Hello friends of CannaVigilance,
There’s no business like the cannabis business and this week is no exception. The big and breaking news of the week is the EMA’s publication of a set of final guidelines on quality and specifications for herbal medicine products, Zimbabwe says it’s open for business, Nepal is considering re-opening the legendary Freak Street and Thailand is giving out one million free cannabis plants to its citizens. But first let’s have a look at the pilot programs in Switzerland and The Netherlands and what Cannavigia’s role there will be. We also have a conversation with the man who is reimagining the concept of the indoor growing facility and making it unique to cannabis – a first in the industry, as well as a quick look at Asia with our resident expert.
Have a happy week.
EMA defines quality and specs for herbal medicine
It’s a young business and roles aren’t that defined yet, so it is only natural that there will be a discrepancy between what some people mean and what some people hear. Terminology, quality and specifications may differ from country to country and in a business where transparency is of the essence, the EMA – European Medicines Agency – has stepped in and published a guideline that aims to define terminology, quality and specifications of herbal medicine products and make sure that we understand what we are saying to each other. They are also inviting comments up to 1 June on their proposal. Find the link here and contribute your two cents.
The importance of pilot projects on cannabis use for adults
When Switzerland launches its pilot projects on cannabis use for adults later this year, Cannavigia will be the official track and trace software of the program. At the same time the Netherlands will also be launching its pilot program. These are the first two countries in the world that have decided to lead the legalization process on the basis of pilot programs. Why are pilot projects on cannabis use for adults important? What can the Netherlands and Switzerland learn from countries that have already legalised cannabis? We discussed these and more questions with Pia Meyer from Cannavigia, Arno Hazekamp from Legal Cannabis Coalition (LCC) and Lino Cereghetti from Pure Holding.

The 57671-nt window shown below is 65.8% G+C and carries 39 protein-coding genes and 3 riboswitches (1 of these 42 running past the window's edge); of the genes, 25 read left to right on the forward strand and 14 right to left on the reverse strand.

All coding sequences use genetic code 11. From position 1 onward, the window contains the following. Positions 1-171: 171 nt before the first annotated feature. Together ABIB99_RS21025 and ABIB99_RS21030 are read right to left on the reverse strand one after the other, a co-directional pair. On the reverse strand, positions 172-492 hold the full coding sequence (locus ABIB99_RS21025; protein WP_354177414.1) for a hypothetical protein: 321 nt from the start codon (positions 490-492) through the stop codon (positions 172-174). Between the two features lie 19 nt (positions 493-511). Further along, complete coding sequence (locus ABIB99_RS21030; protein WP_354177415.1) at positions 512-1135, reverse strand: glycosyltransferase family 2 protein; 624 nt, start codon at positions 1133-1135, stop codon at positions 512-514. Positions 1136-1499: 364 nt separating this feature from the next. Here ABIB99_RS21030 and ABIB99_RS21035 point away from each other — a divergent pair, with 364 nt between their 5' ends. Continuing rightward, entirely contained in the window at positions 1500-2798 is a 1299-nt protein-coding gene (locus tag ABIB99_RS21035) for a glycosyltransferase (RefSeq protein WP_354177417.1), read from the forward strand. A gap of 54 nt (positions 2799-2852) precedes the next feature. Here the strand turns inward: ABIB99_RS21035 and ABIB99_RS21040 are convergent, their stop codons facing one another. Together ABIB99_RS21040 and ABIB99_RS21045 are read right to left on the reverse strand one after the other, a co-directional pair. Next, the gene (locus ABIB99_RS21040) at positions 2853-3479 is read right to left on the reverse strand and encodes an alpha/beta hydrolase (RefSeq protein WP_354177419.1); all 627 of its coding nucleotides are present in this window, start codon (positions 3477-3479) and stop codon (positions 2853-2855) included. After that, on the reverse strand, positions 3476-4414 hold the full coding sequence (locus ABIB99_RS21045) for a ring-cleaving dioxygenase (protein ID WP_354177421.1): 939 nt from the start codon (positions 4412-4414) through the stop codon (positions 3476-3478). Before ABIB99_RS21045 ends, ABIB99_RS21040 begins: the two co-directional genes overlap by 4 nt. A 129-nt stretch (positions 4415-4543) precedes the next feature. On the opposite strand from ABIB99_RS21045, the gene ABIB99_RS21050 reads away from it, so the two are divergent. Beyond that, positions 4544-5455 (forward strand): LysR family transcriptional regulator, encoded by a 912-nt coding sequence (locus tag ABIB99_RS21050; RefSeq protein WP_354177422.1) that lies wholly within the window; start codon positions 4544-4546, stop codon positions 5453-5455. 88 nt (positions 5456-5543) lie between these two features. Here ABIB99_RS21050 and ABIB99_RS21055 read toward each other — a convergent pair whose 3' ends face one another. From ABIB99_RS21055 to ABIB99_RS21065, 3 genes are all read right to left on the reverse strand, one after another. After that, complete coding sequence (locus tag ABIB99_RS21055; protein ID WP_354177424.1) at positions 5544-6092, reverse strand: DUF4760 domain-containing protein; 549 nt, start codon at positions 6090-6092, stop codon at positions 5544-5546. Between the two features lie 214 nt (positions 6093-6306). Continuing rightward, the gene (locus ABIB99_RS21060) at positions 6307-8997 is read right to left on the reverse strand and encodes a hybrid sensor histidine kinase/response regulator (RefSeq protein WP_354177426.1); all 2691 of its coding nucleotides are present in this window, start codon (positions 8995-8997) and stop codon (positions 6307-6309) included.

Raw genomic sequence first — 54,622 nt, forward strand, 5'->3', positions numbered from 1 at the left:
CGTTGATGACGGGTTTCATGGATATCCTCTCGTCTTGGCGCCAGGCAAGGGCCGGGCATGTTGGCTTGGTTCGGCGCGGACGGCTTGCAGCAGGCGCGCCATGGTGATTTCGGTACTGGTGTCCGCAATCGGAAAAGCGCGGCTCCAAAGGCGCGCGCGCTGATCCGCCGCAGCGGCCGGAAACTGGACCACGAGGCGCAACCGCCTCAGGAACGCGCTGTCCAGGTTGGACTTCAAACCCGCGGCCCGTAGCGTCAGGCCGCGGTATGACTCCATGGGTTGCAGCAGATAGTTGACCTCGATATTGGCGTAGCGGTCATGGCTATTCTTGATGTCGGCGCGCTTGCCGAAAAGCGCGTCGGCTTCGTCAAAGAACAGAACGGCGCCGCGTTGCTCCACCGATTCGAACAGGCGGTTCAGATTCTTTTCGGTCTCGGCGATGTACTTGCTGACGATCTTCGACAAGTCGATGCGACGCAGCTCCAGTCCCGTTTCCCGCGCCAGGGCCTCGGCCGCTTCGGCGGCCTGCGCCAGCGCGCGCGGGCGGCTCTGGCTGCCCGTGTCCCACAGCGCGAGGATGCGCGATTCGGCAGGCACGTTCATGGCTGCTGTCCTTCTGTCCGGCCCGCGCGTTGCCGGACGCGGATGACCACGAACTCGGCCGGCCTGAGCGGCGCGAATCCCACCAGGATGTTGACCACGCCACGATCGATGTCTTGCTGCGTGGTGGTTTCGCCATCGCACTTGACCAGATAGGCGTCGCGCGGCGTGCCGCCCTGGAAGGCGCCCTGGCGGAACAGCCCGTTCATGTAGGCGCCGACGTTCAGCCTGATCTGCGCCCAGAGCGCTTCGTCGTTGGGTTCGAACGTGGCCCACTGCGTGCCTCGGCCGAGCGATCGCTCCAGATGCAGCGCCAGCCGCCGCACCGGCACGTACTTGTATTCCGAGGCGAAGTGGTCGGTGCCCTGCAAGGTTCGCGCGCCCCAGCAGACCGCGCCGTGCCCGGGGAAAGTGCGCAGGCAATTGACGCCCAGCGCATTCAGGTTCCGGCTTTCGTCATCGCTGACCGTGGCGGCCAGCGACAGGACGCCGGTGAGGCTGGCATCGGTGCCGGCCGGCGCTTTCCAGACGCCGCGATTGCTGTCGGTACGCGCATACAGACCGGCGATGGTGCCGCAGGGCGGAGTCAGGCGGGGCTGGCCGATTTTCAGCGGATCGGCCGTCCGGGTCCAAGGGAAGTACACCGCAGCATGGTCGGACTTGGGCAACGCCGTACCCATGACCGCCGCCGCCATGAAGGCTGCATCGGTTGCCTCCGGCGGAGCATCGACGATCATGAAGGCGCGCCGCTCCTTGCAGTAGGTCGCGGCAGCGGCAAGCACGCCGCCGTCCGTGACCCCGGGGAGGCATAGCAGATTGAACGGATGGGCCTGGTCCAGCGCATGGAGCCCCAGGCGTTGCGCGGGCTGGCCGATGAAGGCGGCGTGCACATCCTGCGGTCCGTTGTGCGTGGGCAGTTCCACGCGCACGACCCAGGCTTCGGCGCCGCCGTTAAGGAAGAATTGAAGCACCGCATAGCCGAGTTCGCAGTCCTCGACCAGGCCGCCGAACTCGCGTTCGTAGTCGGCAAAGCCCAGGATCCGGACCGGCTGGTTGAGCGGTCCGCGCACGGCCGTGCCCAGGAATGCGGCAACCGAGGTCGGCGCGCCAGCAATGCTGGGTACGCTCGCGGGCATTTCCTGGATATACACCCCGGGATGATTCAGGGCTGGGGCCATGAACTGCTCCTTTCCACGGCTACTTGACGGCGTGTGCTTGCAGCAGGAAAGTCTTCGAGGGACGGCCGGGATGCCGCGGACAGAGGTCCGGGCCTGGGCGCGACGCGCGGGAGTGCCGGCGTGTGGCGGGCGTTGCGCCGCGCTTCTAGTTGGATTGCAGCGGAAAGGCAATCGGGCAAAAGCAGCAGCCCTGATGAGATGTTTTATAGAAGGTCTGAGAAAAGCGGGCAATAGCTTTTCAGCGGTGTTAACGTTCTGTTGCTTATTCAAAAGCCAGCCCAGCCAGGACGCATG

Read the interview here.
Rebuilding the idea of the cannabis facility
What impact will changes in Swiss law and possible future legalization have on cannabis companies in Switzerland? For Marc Montandon, CEO of CarbonActive, it increases demand for his products. His company offers energy-efficient and optimized solutions for the cultivation and processing of cannabis, rethinking and reshaping the idea around the creation of cannabis cultivation facilities. To find out how Marc Montandon is rethinking the idea and how he perceives the changes in Switzerland, read our interview with him.
Cannavigia at Agritechnica Asia in Bangkok
After Thailand became the first Southeast Asian country to decriminalize cannabis with a THC level below 0.2% earlier this year and the Health Minister of Thailand, Anutin Charnvirakul, recently announced plans to give one million cannabis plants to its citizens, the whole cannabis industry is looking to Thailand to see how it will all unfold. Cannavigia’s focus has been on Asia for some time and this week, the focus is especially on Thailand: Micheline Widler, who is responsible for Cannavigia’s business development in Asia, is at the Agritechnica Asia agricultural trade show starting today. Contact her on LinkedIn if you would like to make an appointment on site.
A vigilant eye on cannabis news:
- The Zimbabwean government has opened a Swiss-owned cannabis farm as part of its ‘Zimbabwe is Open for Business’ re-engagement efforts to restore its broken economy. Since legalising the growing of medical cannabis, the country has seen an influx of growers but also some bureaucratic problems that has inhibited the projected inflow of international currency. For more detail see our Zimbabwe country report here.
- Nepal’s legendary Freak Street where is the Seventies pilgrimaging hippies spent their money on Nepalese hash and cannabis is set to be revived. After the government had to close down this valuable source of income under pressure from the US government, the general feeling under local politicians seems to be that it’s time to reopen for business.
- In an about turn the Lithuanian government, who in November last year voted against decriminalisation of cannabis possession, is now recommending that they do decriminalise possession of small amounts.
- Poland has eased the way to the market for hemp with updated regulations that raise the THC level from 0.2% to 0.3% and simplify permitting. Under new rules made effective this month, farmers and buyers must register only when starting a business, with annual permits no longer required.